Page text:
You must have the same attitude that Christ Jesus had. Though he was God, he did not think of equality with God as something to cling to. Instead, he gave up his divine privileges; he took the humble position of a slave and was born as a human being. [Philippians 2:5-7 (NLT)]
Jesus may have been the Son of God but, for most of His life, He chose to live as the son of a man. Luke’s words that Jesus “grew in wisdom and in stature” [2:52] lead us to believe that Jesus was bound, both physically and mentally, by the normal course of human development. He didn’t arrive as an infant who could speak in full sentences, recite the Torah, discuss Scripture with the rabbis, turn water into wine, or walk (let alone walk on water). Like other human children, Jesus had to grow, mature, and obey His earthly parents. While fully God, Jesus also was fully man, with a human nature and will; when He overcame mankind’s sinful nature by never sinning, He did that as a man.
Even though Mary and Joseph knew Jesus was conceived by the Holy Spirit and would reign over Israel, they didn’t know the details of God’s plan or the magnitude of His power. Although they knew their son was special, they had no idea how special He really was! I can’t help but wonder what Jesus was like as a child, what was it like for Joseph and Mary to raise the Son of God, and what it was like to have God for a brother.
The gospels specifically mention Jesus’ sisters and four brothers: James, Joses, Simon, and Judas. [Matthew 13:55; Mark 6:3] Some say that these siblings weren’t the children of Joseph and Mary but were cousins or distant relatives. The Greek words used, however, were specific: adelphos (brothers) and adelphe (sisters). After the wedding at Cana, John tells us that Jesus went to Capernaum with Mary, the disciples and “his brothers.” [John 2:12] Matthew, Mark, and Luke all mention that ”Jesus’ mother and brothers” came to see Him and John tells us that our Lord’s brothers had doubts about Him being the Messiah. That they eventually came to believe in Jesus is clear; they were united in prayer with the disciples after the resurrection prior to Pentecost. Paul refers to James as “the Lord’s brother” and both James and his brother Jude wrote epistles we find in the New Testament. That Jesus had siblings is clear; how they came to be is less clear.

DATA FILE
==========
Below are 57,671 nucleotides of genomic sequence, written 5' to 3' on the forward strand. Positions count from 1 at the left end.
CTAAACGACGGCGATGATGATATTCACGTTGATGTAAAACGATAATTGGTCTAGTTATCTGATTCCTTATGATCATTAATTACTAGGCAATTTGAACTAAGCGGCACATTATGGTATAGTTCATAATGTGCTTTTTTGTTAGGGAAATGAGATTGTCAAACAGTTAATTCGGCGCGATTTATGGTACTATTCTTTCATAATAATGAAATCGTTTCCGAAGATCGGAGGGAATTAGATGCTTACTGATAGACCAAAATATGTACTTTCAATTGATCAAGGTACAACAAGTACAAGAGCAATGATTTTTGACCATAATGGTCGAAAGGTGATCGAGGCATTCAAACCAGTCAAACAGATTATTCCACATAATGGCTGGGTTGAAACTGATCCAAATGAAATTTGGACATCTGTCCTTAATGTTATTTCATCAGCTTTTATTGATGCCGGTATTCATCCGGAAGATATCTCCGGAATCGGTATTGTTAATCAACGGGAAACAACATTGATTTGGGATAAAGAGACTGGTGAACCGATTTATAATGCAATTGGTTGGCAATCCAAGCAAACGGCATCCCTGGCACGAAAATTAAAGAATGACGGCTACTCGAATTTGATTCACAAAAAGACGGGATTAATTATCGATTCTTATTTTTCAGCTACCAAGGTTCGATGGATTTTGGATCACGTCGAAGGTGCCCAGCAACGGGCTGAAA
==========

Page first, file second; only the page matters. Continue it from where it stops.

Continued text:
There are many who hold that Mary remained a perpetual virgin: that she and Joseph never consummated their union. The Bible, however, does not support that assertion. Matthew wrote that Joseph did not “know” Mary (a polite euphemism for having sexual relations) until the baby was born, clearly implying that he did “know” her later. Both Matthew and Luke refer to Jesus as Mary’s “firstborn” rather than her “only” son. God ordained marriage and sex before sin entered the world and there is no reason to think Joseph and Mary did not follow His command to “become one flesh” and “be fruitful and multiply.” The sin would have been if Mary had refused to have relations with her husband. For those who want to think of Mary as a perpetual virgin, however, an alternate explanation is that Joseph was a widower and those six or more siblings were from his earlier marriage. In that case, Joseph would have been quite a bit older than Mary and, while he is described as being a righteous man, nothing indicates he’d been previously married. In this scenario, unless those children were all grown and out of his house, where were they that Christmas night in Bethlehem? No mention of a family is made.
Although He was God, Jesus came to earth to live and die as a man. I can’t imagine God wanting Jesus to grow up without experiencing the mayhem, noise, tears, conflict, teasing, and laughter that come with brothers and sisters in the house. As part of a family, Jesus learned how to play, share, wait His turn, tolerate annoying siblings, and help the little ones. The lessons He taught us about love, patience, forgiveness, generosity, and turning the other cheek were all lessons Jesus had to learn as part of a family unit. As Jesus “grew in wisdom and in stature,” he learned how to live peacefully with others, lessons that were invaluable when dealing with the petty rivalries and disputes of His disciples. As we approach the holiday season and the stress of large family gatherings, let us remember that we’re not encountering any challenges that Jesus didn’t face. He managed to do it without sin; can we?